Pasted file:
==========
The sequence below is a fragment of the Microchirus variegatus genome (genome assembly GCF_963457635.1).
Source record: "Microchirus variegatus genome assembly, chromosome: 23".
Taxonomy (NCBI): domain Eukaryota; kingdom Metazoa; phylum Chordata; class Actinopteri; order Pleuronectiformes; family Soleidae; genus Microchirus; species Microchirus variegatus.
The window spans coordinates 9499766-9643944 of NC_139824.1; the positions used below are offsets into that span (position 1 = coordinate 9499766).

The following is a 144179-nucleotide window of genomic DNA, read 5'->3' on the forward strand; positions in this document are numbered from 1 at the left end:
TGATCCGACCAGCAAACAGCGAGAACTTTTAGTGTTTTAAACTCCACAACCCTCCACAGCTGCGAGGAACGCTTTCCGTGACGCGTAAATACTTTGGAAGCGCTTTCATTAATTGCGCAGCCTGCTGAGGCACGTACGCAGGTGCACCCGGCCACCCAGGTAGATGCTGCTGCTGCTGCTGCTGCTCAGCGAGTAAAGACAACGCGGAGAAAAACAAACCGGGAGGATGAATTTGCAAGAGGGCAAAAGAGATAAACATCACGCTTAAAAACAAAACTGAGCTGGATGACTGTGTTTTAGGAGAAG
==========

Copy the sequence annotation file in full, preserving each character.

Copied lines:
The sequence below is a fragment of the Microchirus variegatus genome (genome assembly GCF_963457635.1).
Source record: "Microchirus variegatus genome assembly, chromosome: 23".
Taxonomy (NCBI): domain Eukaryota; kingdom Metazoa; phylum Chordata; class Actinopteri; order Pleuronectiformes; family Soleidae; genus Microchirus; species Microchirus variegatus.
The window spans coordinates 9499766-9643944 of NC_139824.1; the positions used below are offsets into that span (position 1 = coordinate 9499766).

The following is a 144179-nucleotide window of genomic DNA, read 5'->3' on the forward strand; positions in this document are numbered from 1 at the left end:
TGATCCGACCAGCAAACAGCGAGAACTTTTAGTGTTTTAAACTCCACAACCCTCCACAGCTGCGAGGAACGCTTTCCGTGACGCGTAAATACTTTGGAAGCGCTTTCATTAATTGCGCAGCCTGCTGAGGCACGTACGCAGGTGCACCCGGCCACCCAGGTAGATGCTGCTGCTGCTGCTGCTGCTCAGCGAGTAAAGACAACGCGGAGAAAAACAAACCGGGAGGATGAATTTGCAAGAGGGCAAAAGAGATAAACATCACGCTTAAAAACAAAACTGAGCTGGATGACTGTGTTTTAGGAGAAG